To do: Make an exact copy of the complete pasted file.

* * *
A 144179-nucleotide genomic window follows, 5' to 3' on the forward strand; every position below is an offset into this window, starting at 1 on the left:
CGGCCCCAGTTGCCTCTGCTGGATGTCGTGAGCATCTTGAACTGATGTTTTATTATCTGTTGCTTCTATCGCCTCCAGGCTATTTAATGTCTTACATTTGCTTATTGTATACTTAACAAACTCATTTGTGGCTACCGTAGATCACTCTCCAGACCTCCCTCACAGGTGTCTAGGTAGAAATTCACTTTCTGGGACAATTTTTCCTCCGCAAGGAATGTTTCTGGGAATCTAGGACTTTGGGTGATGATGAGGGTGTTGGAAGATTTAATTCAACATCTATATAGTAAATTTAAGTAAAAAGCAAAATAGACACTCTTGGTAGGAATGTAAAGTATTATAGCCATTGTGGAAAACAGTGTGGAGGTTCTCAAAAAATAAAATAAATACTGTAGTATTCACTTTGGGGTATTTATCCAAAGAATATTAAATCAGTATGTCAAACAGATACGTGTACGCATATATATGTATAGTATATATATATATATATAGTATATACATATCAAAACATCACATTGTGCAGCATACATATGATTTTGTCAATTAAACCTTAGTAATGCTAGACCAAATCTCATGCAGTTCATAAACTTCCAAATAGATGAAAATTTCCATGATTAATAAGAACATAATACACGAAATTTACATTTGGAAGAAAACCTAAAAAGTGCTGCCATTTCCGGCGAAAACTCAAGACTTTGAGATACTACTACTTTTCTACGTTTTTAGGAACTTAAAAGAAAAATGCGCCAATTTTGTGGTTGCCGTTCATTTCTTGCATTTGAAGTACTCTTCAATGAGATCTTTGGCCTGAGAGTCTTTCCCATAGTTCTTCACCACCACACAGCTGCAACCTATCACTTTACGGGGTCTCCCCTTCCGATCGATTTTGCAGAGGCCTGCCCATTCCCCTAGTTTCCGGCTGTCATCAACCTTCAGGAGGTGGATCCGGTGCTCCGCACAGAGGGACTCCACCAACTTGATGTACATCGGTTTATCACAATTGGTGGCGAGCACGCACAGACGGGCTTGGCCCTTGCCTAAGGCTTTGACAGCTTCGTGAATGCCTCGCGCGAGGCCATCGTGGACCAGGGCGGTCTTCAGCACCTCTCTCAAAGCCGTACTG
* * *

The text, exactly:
A 144179-nucleotide genomic window follows, 5' to 3' on the forward strand; every position below is an offset into this window, starting at 1 on the left:
CGGCCCCAGTTGCCTCTGCTGGATGTCGTGAGCATCTTGAACTGATGTTTTATTATCTGTTGCTTCTATCGCCTCCAGGCTATTTAATGTCTTACATTTGCTTATTGTATACTTAACAAACTCATTTGTGGCTACCGTAGATCACTCTCCAGACCTCCCTCACAGGTGTCTAGGTAGAAATTCACTTTCTGGGACAATTTTTCCTCCGCAAGGAATGTTTCTGGGAATCTAGGACTTTGGGTGATGATGAGGGTGTTGGAAGATTTAATTCAACATCTATATAGTAAATTTAAGTAAAAAGCAAAATAGACACTCTTGGTAGGAATGTAAAGTATTATAGCCATTGTGGAAAACAGTGTGGAGGTTCTCAAAAAATAAAATAAATACTGTAGTATTCACTTTGGGGTATTTATCCAAAGAATATTAAATCAGTATGTCAAACAGATACGTGTACGCATATATATGTATAGTATATATATATATATATAGTATATACATATCAAAACATCACATTGTGCAGCATACATATGATTTTGTCAATTAAACCTTAGTAATGCTAGACCAAATCTCATGCAGTTCATAAACTTCCAAATAGATGAAAATTTCCATGATTAATAAGAACATAATACACGAAATTTACATTTGGAAGAAAACCTAAAAAGTGCTGCCATTTCCGGCGAAAACTCAAGACTTTGAGATACTACTACTTTTCTACGTTTTTAGGAACTTAAAAGAAAAATGCGCCAATTTTGTGGTTGCCGTTCATTTCTTGCATTTGAAGTACTCTTCAATGAGATCTTTGGCCTGAGAGTCTTTCCCATAGTTCTTCACCACCACACAGCTGCAACCTATCACTTTACGGGGTCTCCCCTTCCGATCGATTTTGCAGAGGCCTGCCCATTCCCCTAGTTTCCGGCTGTCATCAACCTTCAGGAGGTGGATCCGGTGCTCCGCACAGAGGGACTCCACCAACTTGATGTACATCGGTTTATCACAATTGGTGGCGAGCACGCACAGACGGGCTTGGCCCTTGCCTAAGGCTTTGACAGCTTCGTGAATGCCTCGCGCGAGGCCATCGTGGACCAGGGCGGTCTTCAGCACCTCTCTCAAAGCCGTACTG